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November 21, 2018, 07:41:47 pm *
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Author Topic: 100 years on - the silencing of the guns  (Read 653 times)
grahame
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« on: November 11, 2018, 06:45:26 am »

Made famous by Lieutenant Colonel John McCrae in his poem ‘In Flanders fields’, the red poppy has been a symbol of remembrance for the lives lost on the battlefield since the time of the Great War (1914-1918).



    "In Flanders Fields"
    In Flanders fields the poppies blow
          Between the crosses, row on row,
       That mark our place; and in the sky
       The larks, still bravely singing, fly
    Scarce heard amid the guns below.

        We are the dead, short days ago
      We lived, felt dawn, saw sunset glow,
       Loved and were loved, and now we lie
             In Flanders fields.

    Take up our quarrel with the foe:
    To you from failing hands we throw
       The torch; be yours to hold it high.
       If ye break faith with us who die
    We shall not sleep, though poppies grow
             In Flanders fields.

This year, we commemorate the 100th anniversary of the falling silent of the guns at then end of that war, and we remember everyone who's been killed, injured or otherwise effected by the Great War or any wars since.
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bobm
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« Reply #1 on: November 11, 2018, 07:10:39 am »

Unveiled in the GWR Park in Swindon yesterday



As at this time every year I'll be remembering a grandfather who survived the First World War and a friend who died in the last hours of the Falklands conflict.
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CyclingSid
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« Reply #2 on: November 11, 2018, 10:14:08 am »

To add two particular incidents.

The fire and explosion on an ammunition train at Soham, Cambridgeshire, on 2nd June 1944; https://www.thegazette.co.uk/London/issue/36623/supplement/3457. Both Gimbert and Nightall had type 47s named after them.

And in our area https://www.thegazette.co.uk/London/issue/37753/supplement/5025 (I think there must be a more detailed citation somewhere). This was in relation to the explosions that took place during the loading of an ammunition train in Savernake Forest. Maj Biggs and SSgt Rogerson took charge of the incident 2nd January 1946. Fire broke out in one ammunition train and spread to another alongside.. There were further explosion which resulted in the death of eight soldiers, injuries to others and the total destructionof twenty-seven railway wagons and two lorries loaded with shells, mines and other explosives.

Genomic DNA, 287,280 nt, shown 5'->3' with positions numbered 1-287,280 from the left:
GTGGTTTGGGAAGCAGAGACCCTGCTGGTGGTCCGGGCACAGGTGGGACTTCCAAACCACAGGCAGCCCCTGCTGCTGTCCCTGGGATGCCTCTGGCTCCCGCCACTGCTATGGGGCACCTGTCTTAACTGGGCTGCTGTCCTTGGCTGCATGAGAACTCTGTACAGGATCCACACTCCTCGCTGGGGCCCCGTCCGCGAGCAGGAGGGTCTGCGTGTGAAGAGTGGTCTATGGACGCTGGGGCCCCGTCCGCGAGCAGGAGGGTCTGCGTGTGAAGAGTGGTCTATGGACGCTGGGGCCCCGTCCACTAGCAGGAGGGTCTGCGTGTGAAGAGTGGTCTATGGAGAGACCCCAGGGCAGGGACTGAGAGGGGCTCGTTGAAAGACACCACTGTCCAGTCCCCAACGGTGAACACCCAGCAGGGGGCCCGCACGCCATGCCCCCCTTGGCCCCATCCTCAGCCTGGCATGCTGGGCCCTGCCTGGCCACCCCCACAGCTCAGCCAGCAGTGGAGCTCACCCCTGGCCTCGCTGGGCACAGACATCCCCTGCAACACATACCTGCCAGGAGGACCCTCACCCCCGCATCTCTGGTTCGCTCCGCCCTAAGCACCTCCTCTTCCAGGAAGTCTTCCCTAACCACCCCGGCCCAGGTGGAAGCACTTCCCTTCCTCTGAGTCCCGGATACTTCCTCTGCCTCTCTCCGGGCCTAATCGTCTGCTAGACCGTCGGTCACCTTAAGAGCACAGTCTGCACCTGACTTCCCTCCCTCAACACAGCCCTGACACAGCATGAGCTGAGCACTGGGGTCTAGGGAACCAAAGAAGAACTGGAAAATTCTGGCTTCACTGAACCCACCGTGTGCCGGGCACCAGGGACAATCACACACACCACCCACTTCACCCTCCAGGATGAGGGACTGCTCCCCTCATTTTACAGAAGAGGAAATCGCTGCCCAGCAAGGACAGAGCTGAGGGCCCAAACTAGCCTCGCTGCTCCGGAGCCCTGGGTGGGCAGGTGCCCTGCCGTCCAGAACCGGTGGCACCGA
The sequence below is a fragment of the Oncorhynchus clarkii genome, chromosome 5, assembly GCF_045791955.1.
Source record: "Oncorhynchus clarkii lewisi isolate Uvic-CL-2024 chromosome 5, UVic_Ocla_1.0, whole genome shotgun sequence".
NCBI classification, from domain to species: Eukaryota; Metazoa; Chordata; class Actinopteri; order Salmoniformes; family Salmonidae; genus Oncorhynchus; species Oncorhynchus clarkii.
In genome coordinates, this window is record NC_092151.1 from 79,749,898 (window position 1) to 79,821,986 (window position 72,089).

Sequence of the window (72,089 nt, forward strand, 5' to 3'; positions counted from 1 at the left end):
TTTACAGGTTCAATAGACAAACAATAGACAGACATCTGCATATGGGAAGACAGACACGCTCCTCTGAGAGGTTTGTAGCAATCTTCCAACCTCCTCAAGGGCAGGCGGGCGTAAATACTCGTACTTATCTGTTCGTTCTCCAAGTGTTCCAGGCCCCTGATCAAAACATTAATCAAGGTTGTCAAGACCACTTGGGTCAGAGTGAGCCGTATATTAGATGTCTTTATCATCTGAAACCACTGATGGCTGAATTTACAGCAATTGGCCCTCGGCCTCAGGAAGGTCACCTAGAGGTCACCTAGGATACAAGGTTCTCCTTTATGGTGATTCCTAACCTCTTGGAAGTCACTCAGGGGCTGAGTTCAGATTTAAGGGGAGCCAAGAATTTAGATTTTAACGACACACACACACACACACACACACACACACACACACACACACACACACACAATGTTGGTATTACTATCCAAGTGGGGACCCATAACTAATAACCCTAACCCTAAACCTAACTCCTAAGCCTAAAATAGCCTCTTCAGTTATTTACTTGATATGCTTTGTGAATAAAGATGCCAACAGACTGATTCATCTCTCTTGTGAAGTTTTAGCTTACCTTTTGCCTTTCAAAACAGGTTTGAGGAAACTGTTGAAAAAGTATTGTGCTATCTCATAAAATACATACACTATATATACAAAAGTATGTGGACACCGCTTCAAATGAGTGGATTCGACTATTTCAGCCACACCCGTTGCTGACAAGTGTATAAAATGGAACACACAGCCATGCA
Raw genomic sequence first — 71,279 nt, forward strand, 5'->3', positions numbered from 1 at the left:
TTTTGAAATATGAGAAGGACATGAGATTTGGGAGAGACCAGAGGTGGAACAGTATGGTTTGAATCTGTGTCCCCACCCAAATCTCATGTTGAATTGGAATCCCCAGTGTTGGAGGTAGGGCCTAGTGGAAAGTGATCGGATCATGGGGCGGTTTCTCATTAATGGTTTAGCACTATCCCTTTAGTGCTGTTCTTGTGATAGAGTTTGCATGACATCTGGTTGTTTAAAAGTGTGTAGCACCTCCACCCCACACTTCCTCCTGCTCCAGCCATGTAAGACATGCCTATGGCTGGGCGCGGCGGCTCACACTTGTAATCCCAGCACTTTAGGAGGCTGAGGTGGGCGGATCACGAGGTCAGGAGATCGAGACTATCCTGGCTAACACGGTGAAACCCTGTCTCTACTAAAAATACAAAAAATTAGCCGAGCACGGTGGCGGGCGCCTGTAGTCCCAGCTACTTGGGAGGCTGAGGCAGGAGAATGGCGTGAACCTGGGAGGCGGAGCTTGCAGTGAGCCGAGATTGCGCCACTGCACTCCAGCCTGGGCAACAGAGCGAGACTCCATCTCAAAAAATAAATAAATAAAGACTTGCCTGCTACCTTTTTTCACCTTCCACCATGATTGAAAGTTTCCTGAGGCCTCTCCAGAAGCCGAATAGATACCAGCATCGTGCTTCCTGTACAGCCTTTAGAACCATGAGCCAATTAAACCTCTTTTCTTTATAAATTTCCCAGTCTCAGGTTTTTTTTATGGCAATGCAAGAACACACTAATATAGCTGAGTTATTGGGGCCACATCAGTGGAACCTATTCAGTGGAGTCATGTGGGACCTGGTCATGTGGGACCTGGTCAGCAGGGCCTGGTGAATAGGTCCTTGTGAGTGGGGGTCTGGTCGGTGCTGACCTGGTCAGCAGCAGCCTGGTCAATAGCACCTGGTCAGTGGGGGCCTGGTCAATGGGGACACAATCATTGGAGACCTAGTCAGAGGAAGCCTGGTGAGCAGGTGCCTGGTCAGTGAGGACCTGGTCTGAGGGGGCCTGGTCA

Further details are available in the RAOC Gazette http://www.rlcarchive.org/JournalRan3?b=R00480179. Also a Pathe News reel https://www.britishpathe.com/video/savernake/query/01125700.

Difficult to understand the manual moving of loaded ammunition wagons.
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Worcester_Passenger
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« Reply #3 on: November 11, 2018, 11:43:47 am »

There's a copy of the report of the enquiry into the explosion at http://www.swindonsotherrailway.co.uk/. You have to scroll down the (long) list of topics on the left-hand-side until you're just over halfway down.
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broadgage
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« Reply #4 on: November 11, 2018, 11:48:57 am »

It is indeed time to remember those who gave their lives for the country. Not only on the front line overseas, but also in accidents such as those involving military supplies.
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grahame
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« Reply #5 on: November 11, 2018, 07:19:59 pm »

Some pictures from Melksham today - exceptionally no train references (I can tell you that about 10 people got on the 13:40 bus to Bath ....)

You do have to wonder how all those crowds got here ... we have a strong South Wales connection and I spoke with people from Cardiff, Merthyr Tydfil and Newport ...

























































In Melksham, I tend to be known for my rail connections and within the small talk of groups, much discussion on how it was going - together with loos in the town, pedestrianisation, the Campus and more.  Perhaps my last real duty as Community Rail Officer as it was requested I cover this day in the town ...
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bobm
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« Reply #6 on: November 11, 2018, 08:11:51 pm »

The cenotaph in Swindon half an hour before the two minute silence.



St Mark's - the Railway Church - in Swindon before this evening's Remembrance service.

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